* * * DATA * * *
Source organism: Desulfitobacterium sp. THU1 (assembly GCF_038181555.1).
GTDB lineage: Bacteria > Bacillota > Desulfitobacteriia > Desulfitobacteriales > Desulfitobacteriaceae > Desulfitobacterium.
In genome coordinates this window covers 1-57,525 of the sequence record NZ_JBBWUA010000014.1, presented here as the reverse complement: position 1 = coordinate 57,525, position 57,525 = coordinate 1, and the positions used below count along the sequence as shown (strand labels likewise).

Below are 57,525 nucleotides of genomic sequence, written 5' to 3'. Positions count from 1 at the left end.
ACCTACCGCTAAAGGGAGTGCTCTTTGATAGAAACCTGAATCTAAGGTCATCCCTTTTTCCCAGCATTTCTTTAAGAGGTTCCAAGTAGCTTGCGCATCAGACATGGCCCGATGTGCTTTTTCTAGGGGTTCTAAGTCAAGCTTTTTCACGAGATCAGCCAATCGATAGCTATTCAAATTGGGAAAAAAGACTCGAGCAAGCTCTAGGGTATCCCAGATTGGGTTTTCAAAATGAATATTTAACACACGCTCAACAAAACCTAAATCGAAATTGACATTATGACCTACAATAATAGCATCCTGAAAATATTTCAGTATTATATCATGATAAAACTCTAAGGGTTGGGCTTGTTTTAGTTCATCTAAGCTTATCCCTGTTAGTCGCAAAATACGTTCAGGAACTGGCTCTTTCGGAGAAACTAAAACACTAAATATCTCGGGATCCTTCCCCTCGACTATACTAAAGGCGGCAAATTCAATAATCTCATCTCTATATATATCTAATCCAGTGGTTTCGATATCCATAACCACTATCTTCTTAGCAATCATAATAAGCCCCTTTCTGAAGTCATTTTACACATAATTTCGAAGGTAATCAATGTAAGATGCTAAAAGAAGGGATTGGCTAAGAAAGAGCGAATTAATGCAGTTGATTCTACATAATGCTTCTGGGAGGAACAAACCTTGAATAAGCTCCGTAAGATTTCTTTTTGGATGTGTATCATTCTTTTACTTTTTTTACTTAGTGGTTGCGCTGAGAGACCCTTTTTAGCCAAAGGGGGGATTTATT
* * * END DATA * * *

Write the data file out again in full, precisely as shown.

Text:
Source organism: Desulfitobacterium sp. THU1 (assembly GCF_038181555.1).
GTDB lineage: Bacteria > Bacillota > Desulfitobacteriia > Desulfitobacteriales > Desulfitobacteriaceae > Desulfitobacterium.
In genome coordinates this window covers 1-57,525 of the sequence record NZ_JBBWUA010000014.1, presented here as the reverse complement: position 1 = coordinate 57,525, position 57,525 = coordinate 1, and the positions used below count along the sequence as shown (strand labels likewise).

Below are 57,525 nucleotides of genomic sequence, written 5' to 3'. Positions count from 1 at the left end.
ACCTACCGCTAAAGGGAGTGCTCTTTGATAGAAACCTGAATCTAAGGTCATCCCTTTTTCCCAGCATTTCTTTAAGAGGTTCCAAGTAGCTTGCGCATCAGACATGGCCCGATGTGCTTTTTCTAGGGGTTCTAAGTCAAGCTTTTTCACGAGATCAGCCAATCGATAGCTATTCAAATTGGGAAAAAAGACTCGAGCAAGCTCTAGGGTATCCCAGATTGGGTTTTCAAAATGAATATTTAACACACGCTCAACAAAACCTAAATCGAAATTGACATTATGACCTACAATAATAGCATCCTGAAAATATTTCAGTATTATATCATGATAAAACTCTAAGGGTTGGGCTTGTTTTAGTTCATCTAAGCTTATCCCTGTTAGTCGCAAAATACGTTCAGGAACTGGCTCTTTCGGAGAAACTAAAACACTAAATATCTCGGGATCCTTCCCCTCGACTATACTAAAGGCGGCAAATTCAATAATCTCATCTCTATATATATCTAATCCAGTGGTTTCGATATCCATAACCACTATCTTCTTAGCAATCATAATAAGCCCCTTTCTGAAGTCATTTTACACATAATTTCGAAGGTAATCAATGTAAGATGCTAAAAGAAGGGATTGGCTAAGAAAGAGCGAATTAATGCAGTTGATTCTACATAATGCTTCTGGGAGGAACAAACCTTGAATAAGCTCCGTAAGATTTCTTTTTGGATGTGTATCATTCTTTTACTTTTTTTACTTAGTGGTTGCGCTGAGAGACCCTTTTTAGCCAAAGGGGGGATTTATT